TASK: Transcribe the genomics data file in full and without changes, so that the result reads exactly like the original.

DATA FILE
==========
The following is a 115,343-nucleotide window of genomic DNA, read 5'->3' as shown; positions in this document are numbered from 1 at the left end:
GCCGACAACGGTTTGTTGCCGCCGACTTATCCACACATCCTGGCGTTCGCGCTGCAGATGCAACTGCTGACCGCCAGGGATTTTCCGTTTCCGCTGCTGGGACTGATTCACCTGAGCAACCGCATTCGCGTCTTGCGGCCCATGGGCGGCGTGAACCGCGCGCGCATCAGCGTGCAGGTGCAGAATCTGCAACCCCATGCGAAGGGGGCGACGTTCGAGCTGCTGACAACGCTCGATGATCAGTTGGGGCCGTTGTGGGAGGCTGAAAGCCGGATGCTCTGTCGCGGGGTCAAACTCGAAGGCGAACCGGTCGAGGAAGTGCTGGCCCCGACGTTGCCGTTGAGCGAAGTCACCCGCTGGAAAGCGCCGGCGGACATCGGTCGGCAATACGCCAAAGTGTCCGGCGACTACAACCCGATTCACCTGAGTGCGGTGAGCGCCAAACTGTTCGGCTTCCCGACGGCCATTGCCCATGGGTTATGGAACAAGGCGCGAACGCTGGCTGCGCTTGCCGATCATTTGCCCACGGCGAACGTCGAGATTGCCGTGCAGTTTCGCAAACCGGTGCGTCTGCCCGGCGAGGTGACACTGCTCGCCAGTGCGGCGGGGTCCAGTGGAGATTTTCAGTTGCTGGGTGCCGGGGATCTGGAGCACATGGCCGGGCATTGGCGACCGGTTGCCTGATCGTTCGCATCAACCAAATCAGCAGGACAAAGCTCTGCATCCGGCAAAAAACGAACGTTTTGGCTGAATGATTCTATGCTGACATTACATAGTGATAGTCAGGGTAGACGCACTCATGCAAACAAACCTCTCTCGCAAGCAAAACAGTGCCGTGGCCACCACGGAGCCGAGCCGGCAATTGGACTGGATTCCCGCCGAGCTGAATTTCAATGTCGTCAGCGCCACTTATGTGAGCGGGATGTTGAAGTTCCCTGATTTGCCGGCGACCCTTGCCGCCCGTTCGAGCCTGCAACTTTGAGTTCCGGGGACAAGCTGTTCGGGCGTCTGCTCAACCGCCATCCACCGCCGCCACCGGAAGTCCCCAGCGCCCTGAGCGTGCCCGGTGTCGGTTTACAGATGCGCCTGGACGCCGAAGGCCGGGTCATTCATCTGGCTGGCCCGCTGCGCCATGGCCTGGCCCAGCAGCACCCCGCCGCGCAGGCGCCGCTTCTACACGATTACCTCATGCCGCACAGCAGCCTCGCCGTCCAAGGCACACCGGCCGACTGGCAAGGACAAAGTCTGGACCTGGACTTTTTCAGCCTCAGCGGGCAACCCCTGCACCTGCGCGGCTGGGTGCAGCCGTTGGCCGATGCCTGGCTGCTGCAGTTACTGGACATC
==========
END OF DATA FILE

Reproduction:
The following is a 115,343-nucleotide window of genomic DNA, read 5'->3' as shown; positions in this document are numbered from 1 at the left end:
GCCGACAACGGTTTGTTGCCGCCGACTTATCCACACATCCTGGCGTTCGCGCTGCAGATGCAACTGCTGACCGCCAGGGATTTTCCGTTTCCGCTGCTGGGACTGATTCACCTGAGCAACCGCATTCGCGTCTTGCGGCCCATGGGCGGCGTGAACCGCGCGCGCATCAGCGTGCAGGTGCAGAATCTGCAACCCCATGCGAAGGGGGCGACGTTCGAGCTGCTGACAACGCTCGATGATCAGTTGGGGCCGTTGTGGGAGGCTGAAAGCCGGATGCTCTGTCGCGGGGTCAAACTCGAAGGCGAACCGGTCGAGGAAGTGCTGGCCCCGACGTTGCCGTTGAGCGAAGTCACCCGCTGGAAAGCGCCGGCGGACATCGGTCGGCAATACGCCAAAGTGTCCGGCGACTACAACCCGATTCACCTGAGTGCGGTGAGCGCCAAACTGTTCGGCTTCCCGACGGCCATTGCCCATGGGTTATGGAACAAGGCGCGAACGCTGGCTGCGCTTGCCGATCATTTGCCCACGGCGAACGTCGAGATTGCCGTGCAGTTTCGCAAACCGGTGCGTCTGCCCGGCGAGGTGACACTGCTCGCCAGTGCGGCGGGGTCCAGTGGAGATTTTCAGTTGCTGGGTGCCGGGGATCTGGAGCACATGGCCGGGCATTGGCGACCGGTTGCCTGATCGTTCGCATCAACCAAATCAGCAGGACAAAGCTCTGCATCCGGCAAAAAACGAACGTTTTGGCTGAATGATTCTATGCTGACATTACATAGTGATAGTCAGGGTAGACGCACTCATGCAAACAAACCTCTCTCGCAAGCAAAACAGTGCCGTGGCCACCACGGAGCCGAGCCGGCAATTGGACTGGATTCCCGCCGAGCTGAATTTCAATGTCGTCAGCGCCACTTATGTGAGCGGGATGTTGAAGTTCCCTGATTTGCCGGCGACCCTTGCCGCCCGTTCGAGCCTGCAACTTTGAGTTCCGGGGACAAGCTGTTCGGGCGTCTGCTCAACCGCCATCCACCGCCGCCACCGGAAGTCCCCAGCGCCCTGAGCGTGCCCGGTGTCGGTTTACAGATGCGCCTGGACGCCGAAGGCCGGGTCATTCATCTGGCTGGCCCGCTGCGCCATGGCCTGGCCCAGCAGCACCCCGCCGCGCAGGCGCCGCTTCTACACGATTACCTCATGCCGCACAGCAGCCTCGCCGTCCAAGGCACACCGGCCGACTGGCAAGGACAAAGTCTGGACCTGGACTTTTTCAGCCTCAGCGGGCAACCCCTGCACCTGCGCGGCTGGGTGCAGCCGTTGGCCGATGCCTGGCTGCTGCAGTTACTGGACATC